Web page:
The titular Juno MacGuff (Ellen Page) is surprised to learn she is pregnant. As a 16-year-old, she should be learning how to drive, but now must make a difficult decision that could affect her entire life. Her initial reaction is to get an abortion, but she changes her mind and opts for adoption instead. With her parents’ support, Juno meets with a couple who want to adopt her baby and immediately bonds with them. Meanwhile, Juno finds herself conflicted in regards to the child’s father, Paulie Bleeker (Michael Cera). She knows he adores her, but the stigma of being a pregnant teenager is one of the forces that causes her to push him away. While Juno and Paulie’s relationship breaks down, the married couple suddenly gets a divorce as well, forcing Juno to make a tough decision for her baby. Will she keep the child and raise it herself, or give it to one of the adoptive parents?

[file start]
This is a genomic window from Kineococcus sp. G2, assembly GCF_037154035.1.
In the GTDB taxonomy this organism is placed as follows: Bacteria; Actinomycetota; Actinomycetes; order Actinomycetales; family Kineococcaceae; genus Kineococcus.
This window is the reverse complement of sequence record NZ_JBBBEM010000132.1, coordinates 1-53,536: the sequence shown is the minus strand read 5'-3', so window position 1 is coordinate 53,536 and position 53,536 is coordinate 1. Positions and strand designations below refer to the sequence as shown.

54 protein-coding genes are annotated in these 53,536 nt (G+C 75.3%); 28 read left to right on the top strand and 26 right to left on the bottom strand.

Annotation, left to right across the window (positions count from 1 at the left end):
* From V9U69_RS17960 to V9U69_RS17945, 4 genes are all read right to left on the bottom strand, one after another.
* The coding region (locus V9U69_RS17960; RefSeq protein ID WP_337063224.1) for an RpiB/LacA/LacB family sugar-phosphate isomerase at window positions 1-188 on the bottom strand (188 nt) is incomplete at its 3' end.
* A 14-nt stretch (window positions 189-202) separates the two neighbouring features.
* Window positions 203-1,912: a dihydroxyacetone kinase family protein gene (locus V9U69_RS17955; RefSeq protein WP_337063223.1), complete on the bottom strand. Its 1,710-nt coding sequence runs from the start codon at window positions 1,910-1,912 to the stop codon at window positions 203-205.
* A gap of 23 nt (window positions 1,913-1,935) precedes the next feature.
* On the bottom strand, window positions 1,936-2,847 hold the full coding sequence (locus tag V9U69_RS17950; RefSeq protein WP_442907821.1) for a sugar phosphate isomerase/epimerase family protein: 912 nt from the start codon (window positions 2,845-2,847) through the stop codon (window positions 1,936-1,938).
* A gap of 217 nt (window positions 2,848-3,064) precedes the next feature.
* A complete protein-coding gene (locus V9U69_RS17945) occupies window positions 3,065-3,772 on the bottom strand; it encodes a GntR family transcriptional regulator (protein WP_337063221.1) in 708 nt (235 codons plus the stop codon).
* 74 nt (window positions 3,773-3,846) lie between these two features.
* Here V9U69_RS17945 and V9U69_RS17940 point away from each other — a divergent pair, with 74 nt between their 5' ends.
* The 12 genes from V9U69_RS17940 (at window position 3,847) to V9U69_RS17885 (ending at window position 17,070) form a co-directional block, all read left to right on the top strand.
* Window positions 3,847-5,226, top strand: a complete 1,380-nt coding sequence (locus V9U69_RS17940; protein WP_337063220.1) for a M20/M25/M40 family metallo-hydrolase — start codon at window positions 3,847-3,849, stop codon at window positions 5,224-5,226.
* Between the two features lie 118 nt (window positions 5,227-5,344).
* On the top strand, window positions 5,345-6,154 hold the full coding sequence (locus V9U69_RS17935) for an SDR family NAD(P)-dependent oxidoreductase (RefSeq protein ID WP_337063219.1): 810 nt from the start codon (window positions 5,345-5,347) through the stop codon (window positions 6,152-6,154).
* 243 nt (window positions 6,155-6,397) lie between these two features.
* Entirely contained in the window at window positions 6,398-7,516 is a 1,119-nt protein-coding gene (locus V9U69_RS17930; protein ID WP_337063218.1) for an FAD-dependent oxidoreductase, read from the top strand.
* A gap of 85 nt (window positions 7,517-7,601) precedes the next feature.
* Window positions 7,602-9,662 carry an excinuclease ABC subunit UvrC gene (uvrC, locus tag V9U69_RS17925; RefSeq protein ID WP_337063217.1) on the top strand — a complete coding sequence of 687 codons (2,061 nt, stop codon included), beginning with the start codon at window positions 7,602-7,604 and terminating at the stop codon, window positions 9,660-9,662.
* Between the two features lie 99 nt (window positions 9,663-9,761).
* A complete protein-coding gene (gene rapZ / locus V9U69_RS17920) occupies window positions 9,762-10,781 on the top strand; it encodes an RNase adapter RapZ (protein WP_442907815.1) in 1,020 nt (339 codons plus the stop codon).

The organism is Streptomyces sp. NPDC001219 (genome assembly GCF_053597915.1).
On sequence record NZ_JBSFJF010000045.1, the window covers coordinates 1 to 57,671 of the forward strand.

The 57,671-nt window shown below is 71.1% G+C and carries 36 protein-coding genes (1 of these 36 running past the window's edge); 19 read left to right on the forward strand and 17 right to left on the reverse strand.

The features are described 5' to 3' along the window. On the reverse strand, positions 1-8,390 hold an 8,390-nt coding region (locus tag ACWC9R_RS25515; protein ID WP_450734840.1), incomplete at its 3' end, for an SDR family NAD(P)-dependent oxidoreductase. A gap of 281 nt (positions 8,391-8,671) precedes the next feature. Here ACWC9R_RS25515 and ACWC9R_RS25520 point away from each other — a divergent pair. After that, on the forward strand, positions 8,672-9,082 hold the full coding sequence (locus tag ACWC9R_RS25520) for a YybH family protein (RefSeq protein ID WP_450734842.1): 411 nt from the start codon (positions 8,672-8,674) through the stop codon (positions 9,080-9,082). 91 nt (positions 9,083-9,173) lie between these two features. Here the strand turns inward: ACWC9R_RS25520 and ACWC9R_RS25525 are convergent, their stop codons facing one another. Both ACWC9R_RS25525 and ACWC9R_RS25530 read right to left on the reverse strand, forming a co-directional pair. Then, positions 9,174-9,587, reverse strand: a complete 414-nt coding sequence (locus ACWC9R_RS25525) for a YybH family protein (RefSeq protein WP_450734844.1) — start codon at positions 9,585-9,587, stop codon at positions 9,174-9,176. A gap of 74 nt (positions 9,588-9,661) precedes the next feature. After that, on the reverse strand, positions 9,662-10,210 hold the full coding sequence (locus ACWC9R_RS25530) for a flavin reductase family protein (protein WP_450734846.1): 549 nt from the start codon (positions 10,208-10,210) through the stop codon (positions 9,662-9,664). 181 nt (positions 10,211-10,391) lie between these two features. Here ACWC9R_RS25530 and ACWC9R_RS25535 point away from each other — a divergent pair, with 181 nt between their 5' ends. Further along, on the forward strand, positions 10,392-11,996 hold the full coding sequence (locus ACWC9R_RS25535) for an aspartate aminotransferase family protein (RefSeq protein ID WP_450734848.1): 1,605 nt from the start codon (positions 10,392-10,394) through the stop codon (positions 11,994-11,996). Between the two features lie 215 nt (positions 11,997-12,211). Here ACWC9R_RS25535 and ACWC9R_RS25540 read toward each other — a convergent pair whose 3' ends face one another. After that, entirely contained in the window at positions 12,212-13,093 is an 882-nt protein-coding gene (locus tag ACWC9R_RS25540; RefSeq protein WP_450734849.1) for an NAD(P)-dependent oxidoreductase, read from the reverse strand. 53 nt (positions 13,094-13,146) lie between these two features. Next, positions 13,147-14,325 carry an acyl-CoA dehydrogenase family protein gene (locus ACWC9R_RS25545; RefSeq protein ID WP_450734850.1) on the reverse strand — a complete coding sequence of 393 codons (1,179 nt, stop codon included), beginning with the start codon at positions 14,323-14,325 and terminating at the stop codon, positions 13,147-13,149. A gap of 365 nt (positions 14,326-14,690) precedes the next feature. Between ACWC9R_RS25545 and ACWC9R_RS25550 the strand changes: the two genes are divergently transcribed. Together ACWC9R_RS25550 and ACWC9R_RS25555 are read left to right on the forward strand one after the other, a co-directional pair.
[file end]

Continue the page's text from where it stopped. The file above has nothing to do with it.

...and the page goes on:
2 sum it up: 2 films, 2 unprepared parents